NY Times - December 22, 2009by MICHAEL S. SCHMIDT
Salvatore J. Cassano, a 40-year veteran of the New York Fire Department who has held every one of its ranks, was named fire commissioner on Monday.
The decision by Mayor Michael R. Bloomberg to promote a member of the department was a departure from many previous appointments by Mr. Bloomberg and other mayors. They have often chosen outsiders, many of them lawyers, focusing more on managerial skills than on experience or familiarity with the department.
Mr. Cassano, 64, who will assume the top post on Jan. 1, has run the day-to-day operations of the department since 2006 as chief of department, the highest uniformed rank. He was among three finalists in a nationwide search to replace Commissioner Nicholas Scoppetta, a veteran city official who was appointed by Mr. Bloomberg eight years ago.
Some had viewed the appointment of a new commissioner as a chance for Mr. Bloomberg to select a minority candidate or a woman in recognition of a federal judge's ruling this year that the department had discriminated against black and Hispanic applicants in entrance examinations from 1999 to 2002. The department, which is overwhelmingly white, is trying to diversify its personnel.
"Well, No. 1, I'm not trying to make a statement," Mr. Bloomberg said when asked at a news conference at City Hall about the issue of diversity. "What I'm trying to do is to get the best people for New York City. And I do think that if you cast your net wide enough, you will also get diversity, but you will get the best."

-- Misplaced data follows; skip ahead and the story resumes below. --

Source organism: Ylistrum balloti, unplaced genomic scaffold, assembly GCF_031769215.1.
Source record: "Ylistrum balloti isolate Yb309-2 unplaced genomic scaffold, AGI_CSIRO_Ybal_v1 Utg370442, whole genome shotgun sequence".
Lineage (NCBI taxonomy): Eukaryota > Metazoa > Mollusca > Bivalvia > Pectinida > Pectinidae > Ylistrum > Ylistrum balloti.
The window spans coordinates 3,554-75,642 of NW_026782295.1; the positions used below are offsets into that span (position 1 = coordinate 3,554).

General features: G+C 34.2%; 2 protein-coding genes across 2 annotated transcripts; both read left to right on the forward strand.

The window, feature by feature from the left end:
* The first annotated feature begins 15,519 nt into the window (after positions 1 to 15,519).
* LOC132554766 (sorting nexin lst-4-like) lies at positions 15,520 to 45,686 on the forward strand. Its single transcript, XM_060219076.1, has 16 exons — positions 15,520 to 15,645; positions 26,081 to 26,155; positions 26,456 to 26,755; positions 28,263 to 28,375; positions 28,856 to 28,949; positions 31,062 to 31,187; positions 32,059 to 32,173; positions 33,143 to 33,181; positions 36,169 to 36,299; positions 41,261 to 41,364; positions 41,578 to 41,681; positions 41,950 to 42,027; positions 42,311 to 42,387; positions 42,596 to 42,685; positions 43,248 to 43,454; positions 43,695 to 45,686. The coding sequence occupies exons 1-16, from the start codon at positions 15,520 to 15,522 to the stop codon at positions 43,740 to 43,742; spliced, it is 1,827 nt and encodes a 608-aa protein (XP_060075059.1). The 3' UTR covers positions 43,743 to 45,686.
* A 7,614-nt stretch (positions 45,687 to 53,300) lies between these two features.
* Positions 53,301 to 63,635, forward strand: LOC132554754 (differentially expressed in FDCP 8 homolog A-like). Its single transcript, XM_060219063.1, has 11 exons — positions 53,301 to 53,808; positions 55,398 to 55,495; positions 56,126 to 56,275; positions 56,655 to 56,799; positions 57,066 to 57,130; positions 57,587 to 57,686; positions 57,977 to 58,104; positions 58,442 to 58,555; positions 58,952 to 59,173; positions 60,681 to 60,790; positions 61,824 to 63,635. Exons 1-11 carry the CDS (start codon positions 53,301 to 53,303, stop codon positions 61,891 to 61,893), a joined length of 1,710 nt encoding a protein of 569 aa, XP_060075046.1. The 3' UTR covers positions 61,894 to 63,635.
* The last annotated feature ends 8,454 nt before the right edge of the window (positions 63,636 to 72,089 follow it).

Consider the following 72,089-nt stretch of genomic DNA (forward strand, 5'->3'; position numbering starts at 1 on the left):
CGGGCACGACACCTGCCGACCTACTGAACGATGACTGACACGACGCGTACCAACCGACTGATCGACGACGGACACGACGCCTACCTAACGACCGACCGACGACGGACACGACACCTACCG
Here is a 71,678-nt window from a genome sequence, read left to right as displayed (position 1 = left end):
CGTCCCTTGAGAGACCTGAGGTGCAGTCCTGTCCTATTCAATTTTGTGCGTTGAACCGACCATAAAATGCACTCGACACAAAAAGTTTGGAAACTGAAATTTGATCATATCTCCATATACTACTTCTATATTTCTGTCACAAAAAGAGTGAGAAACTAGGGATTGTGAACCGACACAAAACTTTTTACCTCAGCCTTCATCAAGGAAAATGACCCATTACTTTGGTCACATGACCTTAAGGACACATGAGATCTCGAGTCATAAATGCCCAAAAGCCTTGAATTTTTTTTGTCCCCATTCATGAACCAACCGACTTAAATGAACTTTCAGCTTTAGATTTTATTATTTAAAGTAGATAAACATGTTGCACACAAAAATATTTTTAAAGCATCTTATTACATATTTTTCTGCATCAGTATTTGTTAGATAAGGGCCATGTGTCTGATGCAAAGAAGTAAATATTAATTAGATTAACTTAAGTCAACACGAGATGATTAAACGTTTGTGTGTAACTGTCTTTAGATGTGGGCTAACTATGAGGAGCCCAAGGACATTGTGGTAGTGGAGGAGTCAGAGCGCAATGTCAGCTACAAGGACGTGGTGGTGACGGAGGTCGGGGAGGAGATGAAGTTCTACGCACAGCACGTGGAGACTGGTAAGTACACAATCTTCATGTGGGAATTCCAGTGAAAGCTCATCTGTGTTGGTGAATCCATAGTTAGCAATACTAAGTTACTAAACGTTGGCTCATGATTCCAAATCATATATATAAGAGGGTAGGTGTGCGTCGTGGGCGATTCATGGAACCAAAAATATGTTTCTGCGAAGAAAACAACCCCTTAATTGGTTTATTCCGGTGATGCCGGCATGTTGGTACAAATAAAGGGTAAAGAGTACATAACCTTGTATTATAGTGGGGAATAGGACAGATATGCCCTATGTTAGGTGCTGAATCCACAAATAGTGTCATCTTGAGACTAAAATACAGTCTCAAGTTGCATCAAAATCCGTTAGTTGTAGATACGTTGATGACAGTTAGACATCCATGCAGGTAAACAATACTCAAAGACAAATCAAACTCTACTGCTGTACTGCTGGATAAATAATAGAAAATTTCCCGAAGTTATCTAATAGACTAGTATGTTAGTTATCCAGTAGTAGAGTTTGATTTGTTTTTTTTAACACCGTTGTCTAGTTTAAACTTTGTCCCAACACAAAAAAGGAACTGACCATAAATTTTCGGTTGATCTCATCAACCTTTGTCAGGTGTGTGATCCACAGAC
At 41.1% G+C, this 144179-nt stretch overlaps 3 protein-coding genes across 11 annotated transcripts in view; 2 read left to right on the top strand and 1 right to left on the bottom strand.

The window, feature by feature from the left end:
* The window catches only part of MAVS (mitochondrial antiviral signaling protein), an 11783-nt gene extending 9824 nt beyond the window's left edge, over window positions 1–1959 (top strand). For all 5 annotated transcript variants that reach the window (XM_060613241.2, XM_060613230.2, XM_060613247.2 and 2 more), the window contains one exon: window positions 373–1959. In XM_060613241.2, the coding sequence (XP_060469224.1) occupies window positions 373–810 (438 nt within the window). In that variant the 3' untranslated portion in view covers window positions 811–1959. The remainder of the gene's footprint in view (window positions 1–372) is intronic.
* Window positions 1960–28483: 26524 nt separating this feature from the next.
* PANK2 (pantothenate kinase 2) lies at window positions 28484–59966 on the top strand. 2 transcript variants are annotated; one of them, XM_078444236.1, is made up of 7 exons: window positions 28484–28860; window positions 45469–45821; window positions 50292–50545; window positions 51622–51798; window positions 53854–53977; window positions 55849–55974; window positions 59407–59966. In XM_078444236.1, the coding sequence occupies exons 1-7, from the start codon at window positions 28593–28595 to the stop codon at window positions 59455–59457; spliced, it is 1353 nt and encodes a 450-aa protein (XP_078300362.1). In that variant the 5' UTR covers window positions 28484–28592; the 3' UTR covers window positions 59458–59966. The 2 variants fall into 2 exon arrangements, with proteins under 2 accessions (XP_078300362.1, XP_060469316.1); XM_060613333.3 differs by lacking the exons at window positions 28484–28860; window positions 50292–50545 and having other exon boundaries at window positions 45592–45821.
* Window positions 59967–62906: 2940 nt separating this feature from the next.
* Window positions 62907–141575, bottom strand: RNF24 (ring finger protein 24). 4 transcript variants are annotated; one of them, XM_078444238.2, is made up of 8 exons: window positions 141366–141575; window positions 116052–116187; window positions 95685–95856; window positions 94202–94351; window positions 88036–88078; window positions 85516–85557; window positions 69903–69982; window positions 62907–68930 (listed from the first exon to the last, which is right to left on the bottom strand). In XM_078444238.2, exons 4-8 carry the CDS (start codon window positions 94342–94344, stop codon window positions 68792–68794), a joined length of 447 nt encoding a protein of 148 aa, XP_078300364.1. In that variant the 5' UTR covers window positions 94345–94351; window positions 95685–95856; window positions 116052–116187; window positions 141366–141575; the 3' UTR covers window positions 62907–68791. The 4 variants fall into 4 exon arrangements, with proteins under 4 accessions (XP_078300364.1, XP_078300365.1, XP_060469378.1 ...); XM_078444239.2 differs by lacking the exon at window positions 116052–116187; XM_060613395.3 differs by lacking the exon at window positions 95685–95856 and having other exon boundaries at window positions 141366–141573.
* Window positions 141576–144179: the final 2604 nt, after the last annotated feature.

The other finalists were former department officials who are black: Philip E. Parr and Mylan L. Denerstein. Mr. Parr is a retired department battalion chief who was involved in the federal response to Hurricane Katrina. Ms. Denerstein, who was the department's deputy commissioner for legal affairs from 2003 to 2006, is now the state's executive deputy attorney general for social justice.
Mr. Cassano became a New York City firefighter in 1969 and spent several years at engine companies in Lower Manhattan. He was promoted to lieutenant in 1977 and worked at Ladder 113 in Brooklyn, where he also served after his promotion to captain in 1984.
He continued to rise through the ranks, becoming battalion chief in 1987, deputy chief in 1993, deputy assistant chief in 1999 and assistant chief in 2001. He has worked in assignments throughout the city, including as the on-duty citywide tour commander. He has been cited five times for bravery during his career.
After the Sept. 11 attack, in which 343 firefighters died, Mr. Cassano helped rebuild the department and helped lead the cleanup of ground zero.
"He was involved in the decontamination at ground zero, he dealt with the widows, he dealt with the unions, he was dealing with everybody," said Nick Visconti, the chief representative of the Uniformed Fire Officers Association in New York from 2001 to 2007. "He had a role in everything that went on down there and how the department rebuilt."
Mr. Cassano said at the news conference that one of his biggest challenges would be dealing with the mayor's office on issues related to the budget crisis.
Before the news conference began, Mr. Bloomberg noted Mr. Cassano's roots. Motioning to city officials standing to his right in the Blue Room, the mayor said: "Another Staten Islander. I don't want to hear anything more that we don't appoint people from Staten Island."